The five months of my life as a CLM intern have come and gone and with it, so have many new experiences. I did not really know what I would be getting myself into when I decided to commit to the CLM internship nor did I know what to expect before moving out to Idaho. For the most part, I anticipated spending most of my time outside, hunting for wildflowers; I was also hoping to determine where my professional career might head in the future. Seed collecting was definitely the focus of my internship, but I was also privileged to experience many other areas of work within the Forest Service as well. These opportunities allowed me to explore many of my interests within conservation work, but I can’t say I have figured out the rest of my life just yet.
If I wasn’t meandering through the desert, searching for various flowers in the aster family, I could still be found working outside. I spent a day completing a horsemanship training class, which included a 4 hour ride through the back country. That was basically my first time on a horse and it was an incredible experience. I was also quite sore the rest of the week. I had a few opportunities to shadow range specialists throughout the summer and fall as they monitored areas that had been grazed by cattle or sheep. It was interesting to see how a landscape might change over time, as was the case when sheep and beetles were used to control leafy spurge in certain rangelands. It was also neat to understand how the intensity of grazing could be determined by looking at a landscape.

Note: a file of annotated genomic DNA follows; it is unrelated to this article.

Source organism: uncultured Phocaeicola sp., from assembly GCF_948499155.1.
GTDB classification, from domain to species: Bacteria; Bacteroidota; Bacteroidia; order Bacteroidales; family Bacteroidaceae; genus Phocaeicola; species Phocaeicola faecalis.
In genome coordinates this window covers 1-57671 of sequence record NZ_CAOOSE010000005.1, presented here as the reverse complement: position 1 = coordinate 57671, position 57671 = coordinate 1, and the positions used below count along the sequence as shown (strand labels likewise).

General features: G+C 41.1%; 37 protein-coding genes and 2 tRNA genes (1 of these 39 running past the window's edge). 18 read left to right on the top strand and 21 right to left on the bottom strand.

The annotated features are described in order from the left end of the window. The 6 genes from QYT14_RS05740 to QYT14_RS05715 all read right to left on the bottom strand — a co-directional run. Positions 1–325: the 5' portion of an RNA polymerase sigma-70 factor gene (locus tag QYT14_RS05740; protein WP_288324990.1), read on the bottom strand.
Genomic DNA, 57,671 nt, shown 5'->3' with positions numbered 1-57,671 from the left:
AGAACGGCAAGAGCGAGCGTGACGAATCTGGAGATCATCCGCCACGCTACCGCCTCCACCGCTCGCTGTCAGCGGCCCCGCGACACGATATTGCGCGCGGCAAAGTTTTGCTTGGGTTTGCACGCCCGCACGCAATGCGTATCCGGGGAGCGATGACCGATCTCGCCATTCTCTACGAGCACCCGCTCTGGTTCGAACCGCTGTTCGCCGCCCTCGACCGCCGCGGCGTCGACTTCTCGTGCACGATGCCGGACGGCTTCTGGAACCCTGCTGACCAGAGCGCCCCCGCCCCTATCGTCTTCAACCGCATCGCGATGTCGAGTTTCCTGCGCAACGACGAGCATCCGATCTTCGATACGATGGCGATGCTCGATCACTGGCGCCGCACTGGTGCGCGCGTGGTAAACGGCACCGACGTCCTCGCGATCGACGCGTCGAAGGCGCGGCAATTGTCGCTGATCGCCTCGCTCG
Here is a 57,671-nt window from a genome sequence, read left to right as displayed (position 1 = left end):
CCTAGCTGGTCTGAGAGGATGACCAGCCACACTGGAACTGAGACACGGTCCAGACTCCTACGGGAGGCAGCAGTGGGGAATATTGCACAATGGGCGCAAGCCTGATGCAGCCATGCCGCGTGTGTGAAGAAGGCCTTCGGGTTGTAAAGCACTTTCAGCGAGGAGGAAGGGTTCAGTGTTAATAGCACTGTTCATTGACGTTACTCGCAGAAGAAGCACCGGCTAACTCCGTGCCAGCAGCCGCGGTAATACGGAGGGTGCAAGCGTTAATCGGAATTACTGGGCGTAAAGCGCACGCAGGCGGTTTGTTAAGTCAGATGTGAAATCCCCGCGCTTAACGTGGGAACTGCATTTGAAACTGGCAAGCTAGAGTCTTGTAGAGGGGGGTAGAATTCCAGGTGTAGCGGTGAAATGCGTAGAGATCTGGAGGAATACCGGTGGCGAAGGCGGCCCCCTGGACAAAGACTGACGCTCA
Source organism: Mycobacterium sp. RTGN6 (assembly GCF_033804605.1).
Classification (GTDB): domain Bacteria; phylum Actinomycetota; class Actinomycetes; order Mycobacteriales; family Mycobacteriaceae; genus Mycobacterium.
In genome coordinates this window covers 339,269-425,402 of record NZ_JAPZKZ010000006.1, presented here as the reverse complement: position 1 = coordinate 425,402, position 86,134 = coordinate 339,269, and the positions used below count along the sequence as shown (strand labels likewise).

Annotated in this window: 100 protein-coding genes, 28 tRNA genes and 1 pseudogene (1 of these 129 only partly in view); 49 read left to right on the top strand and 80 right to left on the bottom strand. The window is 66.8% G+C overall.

Other opportunities that arose for me included participating in environmental education and volunteer outreach events, hiking through the Jedidiah Smith Wilderness to inspect campsites and their respective bear boxes, surveying land with an archaeologist, and visiting a phosphate mine with a soil scientist. (I have spent some time at a couple of other mine sites before this internship, but I have never experienced anything as massive as this phosphate mine operation. Talk about a slice of humble pie.)
I am currently interested in a LOT of different aspects of conservation work, so I still don’t quite know where my life is headed in the long-term. I do know I would like to spend a bit more time exploring my interests before eventually returning to school for a graduate program. For now, I’m not quite sure what my next step will be in life. However, when I mentioned this in the office one day, someone merely told me, “Don’t be in a hurry.” It was encouraging to hear that as I begin to enter another period of transition. I may not have experienced any major epiphanies while working in Idaho this field season, but I have learned to be more comfortable with taking life one step at a time.
Cheers to more adventures!
USFS Idaho Falls, ID